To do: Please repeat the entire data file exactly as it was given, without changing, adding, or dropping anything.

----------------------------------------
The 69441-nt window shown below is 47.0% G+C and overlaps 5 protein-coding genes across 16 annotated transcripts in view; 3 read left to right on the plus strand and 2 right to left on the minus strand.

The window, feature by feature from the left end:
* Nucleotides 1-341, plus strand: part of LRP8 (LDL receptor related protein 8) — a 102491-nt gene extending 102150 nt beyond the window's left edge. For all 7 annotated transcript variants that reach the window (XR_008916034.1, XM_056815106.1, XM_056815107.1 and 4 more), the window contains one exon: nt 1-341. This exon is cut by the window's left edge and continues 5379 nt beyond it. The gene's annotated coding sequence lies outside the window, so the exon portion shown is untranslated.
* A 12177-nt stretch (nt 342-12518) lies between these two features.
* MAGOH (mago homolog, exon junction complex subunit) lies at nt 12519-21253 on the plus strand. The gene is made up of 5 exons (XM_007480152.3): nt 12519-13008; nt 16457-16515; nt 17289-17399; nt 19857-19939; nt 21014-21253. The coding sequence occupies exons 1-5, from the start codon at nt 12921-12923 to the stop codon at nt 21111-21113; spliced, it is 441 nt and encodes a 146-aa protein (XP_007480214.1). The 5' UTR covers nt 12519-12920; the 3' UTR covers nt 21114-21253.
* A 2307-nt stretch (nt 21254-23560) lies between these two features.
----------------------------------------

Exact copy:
The 69441-nt window shown below is 47.0% G+C and overlaps 5 protein-coding genes across 16 annotated transcripts in view; 3 read left to right on the plus strand and 2 right to left on the minus strand.

The window, feature by feature from the left end:
* Nucleotides 1-341, plus strand: part of LRP8 (LDL receptor related protein 8) — a 102491-nt gene extending 102150 nt beyond the window's left edge. For all 7 annotated transcript variants that reach the window (XR_008916034.1, XM_056815106.1, XM_056815107.1 and 4 more), the window contains one exon: nt 1-341. This exon is cut by the window's left edge and continues 5379 nt beyond it. The gene's annotated coding sequence lies outside the window, so the exon portion shown is untranslated.
* A 12177-nt stretch (nt 342-12518) lies between these two features.
* MAGOH (mago homolog, exon junction complex subunit) lies at nt 12519-21253 on the plus strand. The gene is made up of 5 exons (XM_007480152.3): nt 12519-13008; nt 16457-16515; nt 17289-17399; nt 19857-19939; nt 21014-21253. The coding sequence occupies exons 1-5, from the start codon at nt 12921-12923 to the stop codon at nt 21111-21113; spliced, it is 441 nt and encodes a 146-aa protein (XP_007480214.1). The 5' UTR covers nt 12519-12920; the 3' UTR covers nt 21114-21253.
* A 2307-nt stretch (nt 21254-23560) lies between these two features.